This 2011 inspection of Bandyup found that while there were some encouraging findings, progress had stalled in many key areas. Positive findings included:
• the commissioning of the new ‘village’ which included an increase in capacity for women with resident children;
• the increased availability of offender treatment programs;
• the orientation unit and the involvement of peer support prisoners in a revised orientation process;
• the effectiveness of the Transitional Manager position; and
• the way in which staff had coped with unprecedented population levels, with flagging facilities and equipment, and with little increase in resources.
However the inspection also found that the Department’s ‘eye had been taken off the ball’ in terms of meeting the needs of women and in particular, Aboriginal women, as well as the implementation of the Department’s Women’s Way Forward policy document. Notable findings include:
• that there have been up to 90 women sleeping on floors at any one time, in cells designed for one;
• that women were unable to demonstrate that they had addressed their offending behaviour, placing parole applications and prospects of successful rehabilitation at risk;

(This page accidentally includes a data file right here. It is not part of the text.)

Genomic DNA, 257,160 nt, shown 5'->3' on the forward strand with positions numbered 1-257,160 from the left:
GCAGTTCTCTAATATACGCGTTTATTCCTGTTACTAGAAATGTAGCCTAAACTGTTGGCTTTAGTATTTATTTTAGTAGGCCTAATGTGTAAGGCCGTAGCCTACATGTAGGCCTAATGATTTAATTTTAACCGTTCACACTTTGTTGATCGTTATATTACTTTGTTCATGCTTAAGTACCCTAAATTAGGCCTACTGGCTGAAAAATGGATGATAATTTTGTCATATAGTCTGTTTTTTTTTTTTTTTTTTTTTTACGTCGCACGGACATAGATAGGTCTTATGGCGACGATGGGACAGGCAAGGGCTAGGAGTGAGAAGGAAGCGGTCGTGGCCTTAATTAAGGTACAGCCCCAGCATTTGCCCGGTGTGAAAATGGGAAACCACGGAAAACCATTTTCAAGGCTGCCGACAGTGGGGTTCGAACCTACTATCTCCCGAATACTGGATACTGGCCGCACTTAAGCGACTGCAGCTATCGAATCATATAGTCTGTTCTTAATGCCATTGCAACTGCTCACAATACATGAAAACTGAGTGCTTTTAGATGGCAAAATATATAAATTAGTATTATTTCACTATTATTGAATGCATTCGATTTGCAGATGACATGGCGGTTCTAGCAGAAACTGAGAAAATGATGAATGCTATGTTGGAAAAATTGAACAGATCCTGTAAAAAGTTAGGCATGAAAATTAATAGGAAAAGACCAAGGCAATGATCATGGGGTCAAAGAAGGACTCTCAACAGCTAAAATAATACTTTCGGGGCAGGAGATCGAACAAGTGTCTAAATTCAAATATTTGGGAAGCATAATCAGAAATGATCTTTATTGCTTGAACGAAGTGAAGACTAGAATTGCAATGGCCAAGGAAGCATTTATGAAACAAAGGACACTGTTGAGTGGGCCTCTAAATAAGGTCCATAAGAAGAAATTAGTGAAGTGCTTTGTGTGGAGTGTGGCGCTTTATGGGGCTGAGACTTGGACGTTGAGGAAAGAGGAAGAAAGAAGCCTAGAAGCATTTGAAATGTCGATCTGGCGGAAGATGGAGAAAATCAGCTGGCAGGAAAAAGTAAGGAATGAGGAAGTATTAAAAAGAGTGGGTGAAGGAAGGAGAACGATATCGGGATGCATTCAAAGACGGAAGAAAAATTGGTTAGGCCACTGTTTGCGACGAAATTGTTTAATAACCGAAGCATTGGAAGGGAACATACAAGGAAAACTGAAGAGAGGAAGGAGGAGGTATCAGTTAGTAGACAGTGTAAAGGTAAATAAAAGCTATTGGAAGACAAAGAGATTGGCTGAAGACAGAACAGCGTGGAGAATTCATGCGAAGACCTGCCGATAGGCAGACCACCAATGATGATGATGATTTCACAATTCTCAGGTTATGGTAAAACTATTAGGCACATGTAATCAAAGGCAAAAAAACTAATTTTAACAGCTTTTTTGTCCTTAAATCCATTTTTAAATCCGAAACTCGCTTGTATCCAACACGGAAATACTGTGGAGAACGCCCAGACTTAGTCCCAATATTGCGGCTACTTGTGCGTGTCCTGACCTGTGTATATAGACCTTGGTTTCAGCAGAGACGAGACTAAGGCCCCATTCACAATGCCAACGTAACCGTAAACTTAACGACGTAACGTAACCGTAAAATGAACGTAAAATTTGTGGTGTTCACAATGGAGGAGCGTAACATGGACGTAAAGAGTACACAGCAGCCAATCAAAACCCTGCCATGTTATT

• that remandees and self-representing appellants were unable to undertake legal research or develop their own defences;
• that no high intensity violent offending or sex offender treatment programs were available to those women who were assessed as requiring them;
• that the lack of Department-sponsored transport to the prison thwarted women’s attempts to build and maintain positive relationships with their children, family, and community;
• the narrow definition of family responsibility precluded day stays with grandchildren or other significant children; and
• the family visits centre and health centre were out-dated and no longer fit for purpose.